First-time buyer mortgages



What is a mortgage-in-principle?

December 14, 2021
Information published was correct at the time of writing

--

If buying a house is a journey (normally with an amazing destination!), then getting a ‘mortgage-in principle’ is a significant milestone along the way.

Put simply, a mortgage-in-principle is a statement from a lender saying they’re willing to lend you a certain amount of money. You can then show it to sellers and estate agents as a way of reassuring them that you’re serious about purchasing a property – something that may give you an advantage over other prospective buyers. In fact, it’s a requirement in Scotland to have a mortgage-in-principle before you can make an offer on a home.

Getting a mortgage-in-principle is straightforward. You can do it online, over the phone or through an independent mortgage broker like Charles Cameron & Associates. The lender will want some details off you: including your address, income/expenditures, and any credit cards or loans you might have. However, unlike a complete mortgage application, you won’t need to supply payslip or bank statements.

While a mortgage-in-principle is a good thing, there are caveats:

  1. The ‘in principle’ part means that the lender has the right to withdraw the offer
  2. The offer is finite and will expire after a set time: usually between 30 and 90 days
  3. The lender will run a credit check on you

If they do a ‘hard’ credit check, this will show on your record, which may affect your credit rating in the future. However, a ‘soft’ credit check – also known as a ‘quotation search’ – won’t leave any trace. When you request a mortgage-in-principle, make sure you know whether they will carry out a hard or soft credit check.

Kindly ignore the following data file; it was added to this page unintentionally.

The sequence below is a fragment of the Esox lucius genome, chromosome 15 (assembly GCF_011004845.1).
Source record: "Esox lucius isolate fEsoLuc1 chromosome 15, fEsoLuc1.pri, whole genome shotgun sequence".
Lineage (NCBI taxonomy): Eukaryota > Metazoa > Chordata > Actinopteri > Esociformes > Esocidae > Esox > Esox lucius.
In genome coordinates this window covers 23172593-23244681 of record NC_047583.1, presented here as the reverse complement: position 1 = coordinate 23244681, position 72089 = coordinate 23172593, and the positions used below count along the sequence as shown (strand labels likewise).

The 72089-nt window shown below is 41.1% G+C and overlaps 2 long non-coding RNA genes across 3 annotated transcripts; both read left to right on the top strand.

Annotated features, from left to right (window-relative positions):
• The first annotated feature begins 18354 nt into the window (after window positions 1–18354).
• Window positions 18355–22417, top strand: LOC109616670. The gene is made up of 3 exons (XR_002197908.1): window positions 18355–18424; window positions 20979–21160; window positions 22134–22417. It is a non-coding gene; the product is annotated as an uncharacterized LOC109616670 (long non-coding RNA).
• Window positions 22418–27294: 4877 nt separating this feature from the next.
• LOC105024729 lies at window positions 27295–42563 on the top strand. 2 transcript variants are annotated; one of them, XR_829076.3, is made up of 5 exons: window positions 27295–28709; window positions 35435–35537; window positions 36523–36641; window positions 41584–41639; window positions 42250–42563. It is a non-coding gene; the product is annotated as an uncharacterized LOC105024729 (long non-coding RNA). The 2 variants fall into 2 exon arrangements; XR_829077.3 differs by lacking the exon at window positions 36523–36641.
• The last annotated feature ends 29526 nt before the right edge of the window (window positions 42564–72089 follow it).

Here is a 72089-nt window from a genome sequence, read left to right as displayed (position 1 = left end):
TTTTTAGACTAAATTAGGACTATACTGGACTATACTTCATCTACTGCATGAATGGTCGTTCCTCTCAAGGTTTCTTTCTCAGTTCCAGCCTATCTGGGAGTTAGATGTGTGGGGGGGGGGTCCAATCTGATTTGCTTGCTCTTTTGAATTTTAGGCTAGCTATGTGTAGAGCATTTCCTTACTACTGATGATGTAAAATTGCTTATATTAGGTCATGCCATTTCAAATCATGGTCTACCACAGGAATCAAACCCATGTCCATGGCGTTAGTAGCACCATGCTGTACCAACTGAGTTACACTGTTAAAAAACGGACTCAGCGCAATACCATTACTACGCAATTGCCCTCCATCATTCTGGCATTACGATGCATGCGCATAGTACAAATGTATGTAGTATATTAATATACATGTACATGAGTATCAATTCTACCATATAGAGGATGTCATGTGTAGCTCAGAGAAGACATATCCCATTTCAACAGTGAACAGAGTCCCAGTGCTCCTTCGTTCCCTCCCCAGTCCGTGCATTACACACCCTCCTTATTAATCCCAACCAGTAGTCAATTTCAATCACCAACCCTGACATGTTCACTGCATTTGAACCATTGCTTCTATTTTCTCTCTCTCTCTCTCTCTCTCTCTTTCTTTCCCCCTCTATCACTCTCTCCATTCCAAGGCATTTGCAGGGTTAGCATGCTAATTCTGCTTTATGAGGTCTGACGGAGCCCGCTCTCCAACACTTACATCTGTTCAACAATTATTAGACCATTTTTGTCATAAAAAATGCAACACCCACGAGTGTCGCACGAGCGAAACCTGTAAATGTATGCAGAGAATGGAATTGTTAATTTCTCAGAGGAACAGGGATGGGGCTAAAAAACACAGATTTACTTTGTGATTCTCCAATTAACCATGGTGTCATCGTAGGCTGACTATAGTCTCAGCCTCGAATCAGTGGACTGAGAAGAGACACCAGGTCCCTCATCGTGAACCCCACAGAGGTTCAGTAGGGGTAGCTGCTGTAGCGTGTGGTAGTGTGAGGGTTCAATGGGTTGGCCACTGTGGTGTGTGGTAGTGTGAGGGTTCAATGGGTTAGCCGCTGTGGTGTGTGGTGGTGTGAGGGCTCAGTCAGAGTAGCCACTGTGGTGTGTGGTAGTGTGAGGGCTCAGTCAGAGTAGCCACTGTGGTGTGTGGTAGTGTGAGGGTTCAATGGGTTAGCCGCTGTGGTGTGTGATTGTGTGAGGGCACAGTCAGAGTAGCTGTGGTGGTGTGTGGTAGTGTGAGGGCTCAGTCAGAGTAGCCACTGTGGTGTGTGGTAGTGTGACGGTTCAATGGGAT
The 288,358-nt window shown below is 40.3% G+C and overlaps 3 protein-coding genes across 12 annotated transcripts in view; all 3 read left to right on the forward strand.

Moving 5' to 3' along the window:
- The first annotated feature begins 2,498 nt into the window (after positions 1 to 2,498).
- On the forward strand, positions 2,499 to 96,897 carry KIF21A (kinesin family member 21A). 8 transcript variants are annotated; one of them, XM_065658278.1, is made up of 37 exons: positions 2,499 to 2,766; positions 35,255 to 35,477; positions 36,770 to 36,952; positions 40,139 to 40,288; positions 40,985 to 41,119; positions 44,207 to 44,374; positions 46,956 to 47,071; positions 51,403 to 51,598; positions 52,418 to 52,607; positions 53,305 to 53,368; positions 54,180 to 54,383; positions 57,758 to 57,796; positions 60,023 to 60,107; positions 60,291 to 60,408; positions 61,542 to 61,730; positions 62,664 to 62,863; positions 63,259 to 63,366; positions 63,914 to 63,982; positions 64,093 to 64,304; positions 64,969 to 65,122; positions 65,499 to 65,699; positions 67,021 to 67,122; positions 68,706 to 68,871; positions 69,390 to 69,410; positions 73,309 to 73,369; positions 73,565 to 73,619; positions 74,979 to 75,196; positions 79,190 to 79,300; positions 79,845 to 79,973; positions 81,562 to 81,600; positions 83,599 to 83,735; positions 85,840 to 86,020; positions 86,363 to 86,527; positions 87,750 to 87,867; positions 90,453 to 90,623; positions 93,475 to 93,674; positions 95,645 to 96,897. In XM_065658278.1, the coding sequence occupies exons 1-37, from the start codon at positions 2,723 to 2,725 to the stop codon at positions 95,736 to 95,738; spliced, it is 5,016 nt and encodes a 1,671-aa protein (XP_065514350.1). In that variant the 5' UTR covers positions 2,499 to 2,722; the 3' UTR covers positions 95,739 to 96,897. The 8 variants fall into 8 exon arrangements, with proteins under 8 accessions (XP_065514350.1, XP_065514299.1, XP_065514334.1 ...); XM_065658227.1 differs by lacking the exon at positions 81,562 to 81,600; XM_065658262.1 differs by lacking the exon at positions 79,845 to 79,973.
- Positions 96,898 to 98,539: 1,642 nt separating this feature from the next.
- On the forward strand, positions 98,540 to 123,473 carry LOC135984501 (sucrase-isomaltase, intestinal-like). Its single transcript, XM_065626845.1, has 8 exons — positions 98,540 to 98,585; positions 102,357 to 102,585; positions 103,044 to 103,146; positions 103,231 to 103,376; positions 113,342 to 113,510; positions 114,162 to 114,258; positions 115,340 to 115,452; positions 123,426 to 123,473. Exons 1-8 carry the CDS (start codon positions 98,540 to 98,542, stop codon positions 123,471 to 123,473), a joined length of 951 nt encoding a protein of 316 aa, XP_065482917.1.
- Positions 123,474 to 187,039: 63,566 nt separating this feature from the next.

Once you’ve got a mortgage-in-principle, you can then make a formal application: although remember that the longer the time between the mortgage-in-principle and your actual mortgage application, the more likely that circumstances – such as interest rates or your income – may have changed. That’s why a mortgage-in-principle isn’t legally binding for either party: the lender is free to reject your application, and you’re free to talk to other providers.

If, however, you want to go through the full application with the lender, you’ll have already passed some of the preliminary stages. You can then make an offer on a home with a more realistic idea of what you will be able to borrow. After that, the lender will conduct its underwriting checks and carry out a valuation on your prospective property. Hopefully, something that will end with you buying the home you’ve always wanted.

Our expert mortgage advisers at Charles Cameron & Associates are here to help make the whole home-buying process as straightforward as possible. We can help arrange a mortgage-in-principle and the full application so that can make that first big step onto the housing ladder.

Want to learn more about how we can help you?

Meet With Us